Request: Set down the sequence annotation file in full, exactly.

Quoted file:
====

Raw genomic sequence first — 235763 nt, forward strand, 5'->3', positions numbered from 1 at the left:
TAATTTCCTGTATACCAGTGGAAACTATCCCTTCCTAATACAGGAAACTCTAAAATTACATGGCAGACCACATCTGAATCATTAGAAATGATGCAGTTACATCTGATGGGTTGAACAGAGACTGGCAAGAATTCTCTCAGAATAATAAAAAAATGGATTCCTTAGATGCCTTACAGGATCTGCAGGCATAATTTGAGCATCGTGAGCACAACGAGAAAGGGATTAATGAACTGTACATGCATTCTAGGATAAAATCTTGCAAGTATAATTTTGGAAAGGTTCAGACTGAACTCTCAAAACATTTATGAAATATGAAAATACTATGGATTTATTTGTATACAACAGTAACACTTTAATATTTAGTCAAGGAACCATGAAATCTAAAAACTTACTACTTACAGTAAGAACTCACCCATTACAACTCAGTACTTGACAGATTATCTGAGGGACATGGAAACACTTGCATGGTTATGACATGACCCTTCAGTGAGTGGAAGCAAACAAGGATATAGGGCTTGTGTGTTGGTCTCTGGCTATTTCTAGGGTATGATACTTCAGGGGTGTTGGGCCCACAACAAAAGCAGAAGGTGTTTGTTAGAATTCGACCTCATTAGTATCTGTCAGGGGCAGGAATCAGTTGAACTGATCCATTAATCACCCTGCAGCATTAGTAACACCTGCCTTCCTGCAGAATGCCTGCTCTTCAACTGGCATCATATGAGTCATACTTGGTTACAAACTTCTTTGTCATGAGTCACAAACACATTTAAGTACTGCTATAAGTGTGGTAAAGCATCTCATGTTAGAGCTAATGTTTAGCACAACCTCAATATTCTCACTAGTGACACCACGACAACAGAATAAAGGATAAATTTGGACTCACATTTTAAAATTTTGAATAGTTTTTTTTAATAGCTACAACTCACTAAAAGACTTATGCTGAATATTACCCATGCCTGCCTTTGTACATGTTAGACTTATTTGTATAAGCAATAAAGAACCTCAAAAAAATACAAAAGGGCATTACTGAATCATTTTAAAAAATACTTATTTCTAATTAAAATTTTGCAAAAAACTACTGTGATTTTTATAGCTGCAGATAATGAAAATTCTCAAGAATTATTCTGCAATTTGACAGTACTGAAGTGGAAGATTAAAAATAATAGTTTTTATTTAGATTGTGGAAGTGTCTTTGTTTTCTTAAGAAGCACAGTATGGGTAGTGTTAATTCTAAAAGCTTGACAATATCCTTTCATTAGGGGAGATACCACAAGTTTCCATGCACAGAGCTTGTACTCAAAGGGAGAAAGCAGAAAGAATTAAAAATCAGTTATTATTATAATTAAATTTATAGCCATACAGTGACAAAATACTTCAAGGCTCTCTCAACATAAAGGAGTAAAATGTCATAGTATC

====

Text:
Raw genomic sequence first — 235763 nt, forward strand, 5'->3', positions numbered from 1 at the left:
TAATTTCCTGTATACCAGTGGAAACTATCCCTTCCTAATACAGGAAACTCTAAAATTACATGGCAGACCACATCTGAATCATTAGAAATGATGCAGTTACATCTGATGGGTTGAACAGAGACTGGCAAGAATTCTCTCAGAATAATAAAAAAATGGATTCCTTAGATGCCTTACAGGATCTGCAGGCATAATTTGAGCATCGTGAGCACAACGAGAAAGGGATTAATGAACTGTACATGCATTCTAGGATAAAATCTTGCAAGTATAATTTTGGAAAGGTTCAGACTGAACTCTCAAAACATTTATGAAATATGAAAATACTATGGATTTATTTGTATACAACAGTAACACTTTAATATTTAGTCAAGGAACCATGAAATCTAAAAACTTACTACTTACAGTAAGAACTCACCCATTACAACTCAGTACTTGACAGATTATCTGAGGGACATGGAAACACTTGCATGGTTATGACATGACCCTTCAGTGAGTGGAAGCAAACAAGGATATAGGGCTTGTGTGTTGGTCTCTGGCTATTTCTAGGGTATGATACTTCAGGGGTGTTGGGCCCACAACAAAAGCAGAAGGTGTTTGTTAGAATTCGACCTCATTAGTATCTGTCAGGGGCAGGAATCAGTTGAACTGATCCATTAATCACCCTGCAGCATTAGTAACACCTGCCTTCCTGCAGAATGCCTGCTCTTCAACTGGCATCATATGAGTCATACTTGGTTACAAACTTCTTTGTCATGAGTCACAAACACATTTAAGTACTGCTATAAGTGTGGTAAAGCATCTCATGTTAGAGCTAATGTTTAGCACAACCTCAATATTCTCACTAGTGACACCACGACAACAGAATAAAGGATAAATTTGGACTCACATTTTAAAATTTTGAATAGTTTTTTTTAATAGCTACAACTCACTAAAAGACTTATGCTGAATATTACCCATGCCTGCCTTTGTACATGTTAGACTTATTTGTATAAGCAATAAAGAACCTCAAAAAAATACAAAAGGGCATTACTGAATCATTTTAAAAAATACTTATTTCTAATTAAAATTTTGCAAAAAACTACTGTGATTTTTATAGCTGCAGATAATGAAAATTCTCAAGAATTATTCTGCAATTTGACAGTACTGAAGTGGAAGATTAAAAATAATAGTTTTTATTTAGATTGTGGAAGTGTCTTTGTTTTCTTAAGAAGCACAGTATGGGTAGTGTTAATTCTAAAAGCTTGACAATATCCTTTCATTAGGGGAGATACCACAAGTTTCCATGCACAGAGCTTGTACTCAAAGGGAGAAAGCAGAAAGAATTAAAAATCAGTTATTATTATAATTAAATTTATAGCCATACAGTGACAAAATACTTCAAGGCTCTCTCAACATAAAGGAGTAAAATGTCATAGTATC